Very Short List notes that “America’s lotto kiosks are currently reporting heretofore unheard-of earnings,” despite the average rate of return—53%—being less than slot machines. Researchers at Carnegie Mellon recently completed a study in which they primed people to feel relatively poor, then offered them a chance to buy lottery tickets, and the results suggest that the poorer you feel, the more likely you’ll waste your money on a lottery.
From the Carnegie Mellon article:
The researchers influenced participants’ perceptions of their relative wealth — or lack thereof — by having them complete a survey on their opinions of the city of Pittsburgh that included an item on annual income. The group made to feel poor was asked to provide its income on a scale that began at “less than $100,000” and went upward from there in $100,000 increments, ensuring that most respondents would be in the lowest income category. The group made to feel subjectively wealthier was asked to report income on a scale that began with “less than $10,000” and increased in $10,000 increments, leading most respondents to be in a middle or upper tier.
Participants, who were recruited at Pittsburgh’s Greyhound Bus terminal, were paid $5 for completing the survey and given the opportunity to buy as many as five scratch-off lottery tickets. The experimental group purchased an average of 1.27 lottery tickets, compared with 0.67 tickets bought by the members of the control group.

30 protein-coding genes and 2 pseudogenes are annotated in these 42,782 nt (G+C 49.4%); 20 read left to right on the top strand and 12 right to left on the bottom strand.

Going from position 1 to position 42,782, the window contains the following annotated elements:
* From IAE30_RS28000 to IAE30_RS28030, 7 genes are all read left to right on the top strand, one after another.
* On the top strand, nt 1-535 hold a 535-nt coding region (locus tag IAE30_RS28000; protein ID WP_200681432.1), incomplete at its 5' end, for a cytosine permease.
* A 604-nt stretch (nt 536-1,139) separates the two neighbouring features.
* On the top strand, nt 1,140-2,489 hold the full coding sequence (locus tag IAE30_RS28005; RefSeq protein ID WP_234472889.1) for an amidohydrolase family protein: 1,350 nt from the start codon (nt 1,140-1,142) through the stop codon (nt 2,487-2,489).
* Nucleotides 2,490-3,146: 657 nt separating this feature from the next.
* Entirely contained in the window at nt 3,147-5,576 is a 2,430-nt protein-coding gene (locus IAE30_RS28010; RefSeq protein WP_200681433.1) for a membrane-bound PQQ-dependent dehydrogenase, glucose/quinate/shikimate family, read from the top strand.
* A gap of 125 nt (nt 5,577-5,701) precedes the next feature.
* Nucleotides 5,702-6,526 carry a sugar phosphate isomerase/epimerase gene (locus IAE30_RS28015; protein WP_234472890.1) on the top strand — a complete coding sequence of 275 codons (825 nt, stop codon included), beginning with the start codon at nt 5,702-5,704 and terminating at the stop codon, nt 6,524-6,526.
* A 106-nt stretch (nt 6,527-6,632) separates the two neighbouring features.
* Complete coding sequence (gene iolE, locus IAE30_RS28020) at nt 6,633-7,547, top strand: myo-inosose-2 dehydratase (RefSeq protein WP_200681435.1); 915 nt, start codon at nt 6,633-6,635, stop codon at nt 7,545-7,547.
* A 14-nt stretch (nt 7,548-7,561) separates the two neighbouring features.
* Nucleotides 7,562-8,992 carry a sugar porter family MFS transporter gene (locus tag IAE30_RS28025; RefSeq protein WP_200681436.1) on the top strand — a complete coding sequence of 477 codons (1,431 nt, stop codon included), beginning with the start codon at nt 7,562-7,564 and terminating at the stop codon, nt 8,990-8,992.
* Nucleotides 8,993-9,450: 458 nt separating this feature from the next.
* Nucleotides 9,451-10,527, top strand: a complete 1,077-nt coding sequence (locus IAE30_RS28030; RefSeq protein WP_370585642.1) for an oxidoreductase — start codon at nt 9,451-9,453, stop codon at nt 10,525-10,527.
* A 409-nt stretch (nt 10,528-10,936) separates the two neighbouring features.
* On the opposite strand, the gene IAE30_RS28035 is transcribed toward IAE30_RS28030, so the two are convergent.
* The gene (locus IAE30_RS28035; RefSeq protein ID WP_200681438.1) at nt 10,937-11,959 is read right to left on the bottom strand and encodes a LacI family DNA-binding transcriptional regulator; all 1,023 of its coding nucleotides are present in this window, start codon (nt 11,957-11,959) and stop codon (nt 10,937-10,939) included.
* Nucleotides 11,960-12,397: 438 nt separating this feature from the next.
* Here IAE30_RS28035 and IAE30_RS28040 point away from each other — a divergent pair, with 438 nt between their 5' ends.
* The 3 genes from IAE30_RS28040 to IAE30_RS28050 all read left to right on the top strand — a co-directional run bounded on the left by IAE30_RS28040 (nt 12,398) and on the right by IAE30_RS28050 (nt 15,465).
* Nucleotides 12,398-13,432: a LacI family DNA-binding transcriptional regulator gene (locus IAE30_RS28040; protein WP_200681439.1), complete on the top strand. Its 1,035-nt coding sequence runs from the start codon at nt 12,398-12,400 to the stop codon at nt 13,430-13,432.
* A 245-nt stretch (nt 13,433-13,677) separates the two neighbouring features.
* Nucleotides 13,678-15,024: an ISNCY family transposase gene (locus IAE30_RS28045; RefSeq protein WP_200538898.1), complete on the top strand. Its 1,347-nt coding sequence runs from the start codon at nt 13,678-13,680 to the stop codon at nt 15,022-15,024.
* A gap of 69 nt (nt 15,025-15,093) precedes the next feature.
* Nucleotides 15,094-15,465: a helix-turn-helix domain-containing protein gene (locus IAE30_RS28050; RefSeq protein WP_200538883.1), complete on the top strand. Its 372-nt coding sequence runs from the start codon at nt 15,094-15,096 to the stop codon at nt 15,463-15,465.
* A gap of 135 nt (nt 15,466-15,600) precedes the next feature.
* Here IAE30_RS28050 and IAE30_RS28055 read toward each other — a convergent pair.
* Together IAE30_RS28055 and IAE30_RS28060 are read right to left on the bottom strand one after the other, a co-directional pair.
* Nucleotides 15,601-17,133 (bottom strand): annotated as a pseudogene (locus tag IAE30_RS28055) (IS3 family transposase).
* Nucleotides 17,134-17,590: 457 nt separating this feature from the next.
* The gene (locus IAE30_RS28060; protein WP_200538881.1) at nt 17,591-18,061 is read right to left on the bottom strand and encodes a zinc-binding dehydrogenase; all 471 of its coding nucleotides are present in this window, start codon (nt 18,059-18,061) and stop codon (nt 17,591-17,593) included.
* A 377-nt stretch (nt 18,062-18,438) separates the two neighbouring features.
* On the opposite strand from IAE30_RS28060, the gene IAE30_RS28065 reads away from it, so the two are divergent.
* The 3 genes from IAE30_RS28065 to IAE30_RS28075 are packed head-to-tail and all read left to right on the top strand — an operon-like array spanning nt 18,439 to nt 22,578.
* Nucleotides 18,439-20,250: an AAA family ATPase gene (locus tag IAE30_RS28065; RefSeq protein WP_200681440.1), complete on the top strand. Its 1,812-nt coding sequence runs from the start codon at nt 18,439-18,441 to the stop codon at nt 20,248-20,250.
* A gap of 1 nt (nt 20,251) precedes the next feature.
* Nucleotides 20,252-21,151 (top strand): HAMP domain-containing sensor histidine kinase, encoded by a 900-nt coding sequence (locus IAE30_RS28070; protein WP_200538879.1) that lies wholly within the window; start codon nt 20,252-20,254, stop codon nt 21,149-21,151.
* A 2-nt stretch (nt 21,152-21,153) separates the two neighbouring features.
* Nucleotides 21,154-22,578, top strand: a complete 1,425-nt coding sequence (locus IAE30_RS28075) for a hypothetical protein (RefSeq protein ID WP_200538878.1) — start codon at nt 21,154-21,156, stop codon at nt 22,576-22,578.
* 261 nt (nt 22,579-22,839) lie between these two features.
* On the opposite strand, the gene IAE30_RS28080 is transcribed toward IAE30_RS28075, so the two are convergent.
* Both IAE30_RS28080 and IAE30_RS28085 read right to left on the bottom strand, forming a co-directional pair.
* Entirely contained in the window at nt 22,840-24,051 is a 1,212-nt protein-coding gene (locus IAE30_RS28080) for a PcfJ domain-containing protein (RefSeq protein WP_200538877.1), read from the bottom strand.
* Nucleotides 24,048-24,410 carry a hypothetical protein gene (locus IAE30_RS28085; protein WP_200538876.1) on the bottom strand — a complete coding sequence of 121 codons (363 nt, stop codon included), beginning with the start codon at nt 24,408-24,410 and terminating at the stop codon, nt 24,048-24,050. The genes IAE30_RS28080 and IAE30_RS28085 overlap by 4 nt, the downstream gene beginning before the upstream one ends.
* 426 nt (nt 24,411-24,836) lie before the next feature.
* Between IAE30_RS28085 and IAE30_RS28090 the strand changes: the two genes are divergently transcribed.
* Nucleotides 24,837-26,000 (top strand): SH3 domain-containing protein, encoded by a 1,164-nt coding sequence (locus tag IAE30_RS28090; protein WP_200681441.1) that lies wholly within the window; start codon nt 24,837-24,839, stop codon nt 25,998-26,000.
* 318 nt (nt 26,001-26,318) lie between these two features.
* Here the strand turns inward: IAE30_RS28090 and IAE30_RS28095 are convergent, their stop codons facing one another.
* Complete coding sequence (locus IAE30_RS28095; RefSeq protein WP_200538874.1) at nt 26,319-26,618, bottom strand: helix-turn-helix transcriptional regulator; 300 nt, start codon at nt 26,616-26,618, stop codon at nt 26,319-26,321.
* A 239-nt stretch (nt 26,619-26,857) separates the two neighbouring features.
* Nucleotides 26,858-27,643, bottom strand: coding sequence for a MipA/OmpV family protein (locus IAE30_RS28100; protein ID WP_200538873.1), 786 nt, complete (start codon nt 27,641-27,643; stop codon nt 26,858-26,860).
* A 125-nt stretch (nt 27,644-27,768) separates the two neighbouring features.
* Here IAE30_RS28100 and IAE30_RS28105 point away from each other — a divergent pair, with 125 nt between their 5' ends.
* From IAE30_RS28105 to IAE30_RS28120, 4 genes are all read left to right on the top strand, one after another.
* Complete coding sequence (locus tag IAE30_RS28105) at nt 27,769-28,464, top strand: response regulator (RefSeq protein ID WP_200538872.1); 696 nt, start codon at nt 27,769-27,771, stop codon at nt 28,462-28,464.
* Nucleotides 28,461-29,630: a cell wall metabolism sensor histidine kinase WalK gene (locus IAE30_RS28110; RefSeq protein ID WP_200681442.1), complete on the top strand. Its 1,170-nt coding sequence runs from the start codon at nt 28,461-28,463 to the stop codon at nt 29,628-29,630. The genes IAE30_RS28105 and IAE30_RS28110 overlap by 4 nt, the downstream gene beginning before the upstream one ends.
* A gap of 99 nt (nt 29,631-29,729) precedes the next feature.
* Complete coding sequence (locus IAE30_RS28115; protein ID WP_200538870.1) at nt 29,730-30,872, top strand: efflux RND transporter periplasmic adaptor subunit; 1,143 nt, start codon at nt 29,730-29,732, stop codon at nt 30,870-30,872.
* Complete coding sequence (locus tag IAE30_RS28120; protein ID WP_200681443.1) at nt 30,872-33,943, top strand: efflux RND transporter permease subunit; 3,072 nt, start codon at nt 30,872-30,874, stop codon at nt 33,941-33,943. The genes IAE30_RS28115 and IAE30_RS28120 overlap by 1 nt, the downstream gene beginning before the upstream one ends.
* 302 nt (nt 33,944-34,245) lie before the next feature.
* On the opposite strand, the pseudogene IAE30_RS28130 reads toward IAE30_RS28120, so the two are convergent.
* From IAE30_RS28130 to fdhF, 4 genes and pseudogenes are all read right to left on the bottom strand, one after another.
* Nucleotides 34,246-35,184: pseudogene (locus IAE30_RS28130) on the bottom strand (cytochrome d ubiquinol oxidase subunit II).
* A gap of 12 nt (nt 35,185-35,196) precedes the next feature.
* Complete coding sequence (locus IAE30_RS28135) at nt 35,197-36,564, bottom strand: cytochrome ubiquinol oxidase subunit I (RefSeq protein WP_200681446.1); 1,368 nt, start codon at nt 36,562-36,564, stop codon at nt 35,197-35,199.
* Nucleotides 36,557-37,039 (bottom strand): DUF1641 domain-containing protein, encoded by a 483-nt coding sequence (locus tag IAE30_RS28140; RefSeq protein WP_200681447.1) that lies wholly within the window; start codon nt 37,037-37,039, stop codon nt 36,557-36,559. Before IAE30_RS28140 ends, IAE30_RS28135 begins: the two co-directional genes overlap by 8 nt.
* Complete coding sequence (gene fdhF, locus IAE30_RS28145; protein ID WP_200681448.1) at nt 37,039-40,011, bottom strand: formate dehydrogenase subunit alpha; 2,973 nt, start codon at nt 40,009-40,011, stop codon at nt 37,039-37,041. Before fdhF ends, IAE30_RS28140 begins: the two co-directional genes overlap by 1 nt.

A second experiment reported in the paper found that indirectly reminding participants that, while different income groups face unequal outcomes in education, jobs and housing, everyone has equal chances of winning the lottery induced an increase in the number of lottery tickets purchased. The group given this reminder purchased 1.31 tickets, compared with 0.54 for the group not given such a reminder.
In the study, the researchers note that lotteries set off a vicious cycle that not only exploits low-income individuals’ desires to escape poverty but also directly prevents them from improving upon their financial situations. They recommend that state lottery administrators explore strategies that balance the economic burdens faced by low-income households with the need to maintain important funding streams for state governments.
Here’s an idea, although the fact that we came up with it in 30 seconds probably means it’s a terrible one: just mail a free lottery ticket to every household below the poverty line once a month.